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What You Need to Know About Flossing

Flossing is a topic that often divides people. It’s one of those little things that everyone knows they should be doing, but just never seem to get around to doing. It’s like updating your resume or doing those hardcore abs workouts. While even the title of this blog may have put you off, it’s important to learn a few things about flossing, especially if you are a wearer of braces or retainers. It’s not such a daunting concept, we promise!

There have been many arguments recently about how flossing may not be the necessary dental technique it is regaled as. But don’t think that lack of evidence means it’s harmful or not helpful in any way – it likely just means the evidence has not been 100% proven yet. Most dentists and orthodontists recommend flossing because it reduces the risk of gum disease and helps remove plaque. Flossing regularly, and properly, gets plaque from those hard-to-reach areas that brushing just can’t access. If that plaque builds up it can harden and form tartar, which can lead to gum disease. So, it’s pretty important after all.

How often
In an ideal world, everyone would be flossing every day. But if you miss a day or two, don’t stress too much. It doesn’t matter what time of day you reach for the floss, before or after brushing is fine, but aim for at least four times a week, and particularly after a meal with ingredients like spinach that might hang around for a while in your teeth.

Technique is important when it comes to flossing. You won’t keep that perfect smile and healthy teeth just by flossing half-heartedly for a minute or so. You should:

  • Give yourself enough floss, at least 40cm or more;
  • Wrap each end around the index or middle finger of both hands;
  • Work slowly and methodically, around the top and bottom of your mouth;
  • Work the floss in slowly, using a gentle back and forth ‘sawing’ motion;
  • Cup the floss around each tooth in a ‘C’ shape then work up and down to remove the plaque;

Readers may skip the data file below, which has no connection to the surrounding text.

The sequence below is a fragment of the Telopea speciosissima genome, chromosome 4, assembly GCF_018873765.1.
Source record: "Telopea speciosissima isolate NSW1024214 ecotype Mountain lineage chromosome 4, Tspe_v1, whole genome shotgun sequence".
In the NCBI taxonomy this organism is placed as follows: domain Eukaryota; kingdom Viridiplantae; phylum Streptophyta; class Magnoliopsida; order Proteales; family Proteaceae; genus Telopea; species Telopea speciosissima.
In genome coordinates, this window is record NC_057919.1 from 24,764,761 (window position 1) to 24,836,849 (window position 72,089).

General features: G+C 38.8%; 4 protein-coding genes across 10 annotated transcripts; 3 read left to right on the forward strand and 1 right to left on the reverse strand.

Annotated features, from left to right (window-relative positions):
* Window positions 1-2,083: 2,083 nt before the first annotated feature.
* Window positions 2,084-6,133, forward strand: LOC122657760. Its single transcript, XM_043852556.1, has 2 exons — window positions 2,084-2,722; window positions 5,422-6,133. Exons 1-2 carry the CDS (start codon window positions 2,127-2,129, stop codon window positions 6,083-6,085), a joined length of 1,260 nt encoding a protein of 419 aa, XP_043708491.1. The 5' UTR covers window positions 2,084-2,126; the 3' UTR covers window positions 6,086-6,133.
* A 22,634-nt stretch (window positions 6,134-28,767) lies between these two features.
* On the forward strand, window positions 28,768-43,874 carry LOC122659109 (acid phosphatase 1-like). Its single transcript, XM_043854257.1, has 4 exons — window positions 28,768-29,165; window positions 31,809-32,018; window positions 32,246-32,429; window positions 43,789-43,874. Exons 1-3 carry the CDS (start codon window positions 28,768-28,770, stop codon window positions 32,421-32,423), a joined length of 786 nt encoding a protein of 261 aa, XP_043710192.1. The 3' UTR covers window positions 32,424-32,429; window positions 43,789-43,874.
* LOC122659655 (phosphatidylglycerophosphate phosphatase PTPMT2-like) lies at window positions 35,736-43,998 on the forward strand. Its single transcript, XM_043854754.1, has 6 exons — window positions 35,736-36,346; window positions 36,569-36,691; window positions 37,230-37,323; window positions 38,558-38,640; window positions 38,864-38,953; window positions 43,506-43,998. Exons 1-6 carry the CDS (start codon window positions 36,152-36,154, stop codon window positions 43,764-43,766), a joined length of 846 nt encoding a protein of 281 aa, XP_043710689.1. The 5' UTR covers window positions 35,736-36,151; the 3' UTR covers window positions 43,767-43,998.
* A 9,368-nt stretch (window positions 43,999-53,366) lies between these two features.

• Use a fresh piece of floss for each gap, wrapping and unwrapping the floss as you go.

Flossing with braces
Admittedly, flossing with braces can be a more time-consuming process. It’s a good idea to use a mirror, and choose a time when you know you won’t be rushed or likely to do a half-hearted job. Keep the above tips in mindbut as well as flossing between your teeth, you’ll also need to thread the floss beneath the wire. Once you’ve got the floss under the wire, you can then thread it between the teeth. Instead of bringing the floss back up to the top of the tooth, you’ll need to pull the floss out at the bottom, nearer the gum, to avoid catching the wire or possibly breaking a bracket.

Flossing alternatives
If you aren’t a fan of the usual manual technique, there are alternatives available. If you also happen to have a fixed retainer, you’ll need to use these as a normal thread of floss just won’t cut it.

Waterpik – this device shoots pressurised water in between your teeth, working away plaque in the same manner a piece of floss would. Handy for getting in between those braces or retainers.

Small brushes – these small, bendy brushes on a stick are flexible enough to get between wires and teeth and the bristles of the brush can get between teeth as well.

Superfloss – this one is normal floss with plastic-tipped ends that you are able to thread between your braces more easily than you can with normal thread, taking most of the hassle out of flossing with braces and keeping your straight teeth and perfect smile in order.

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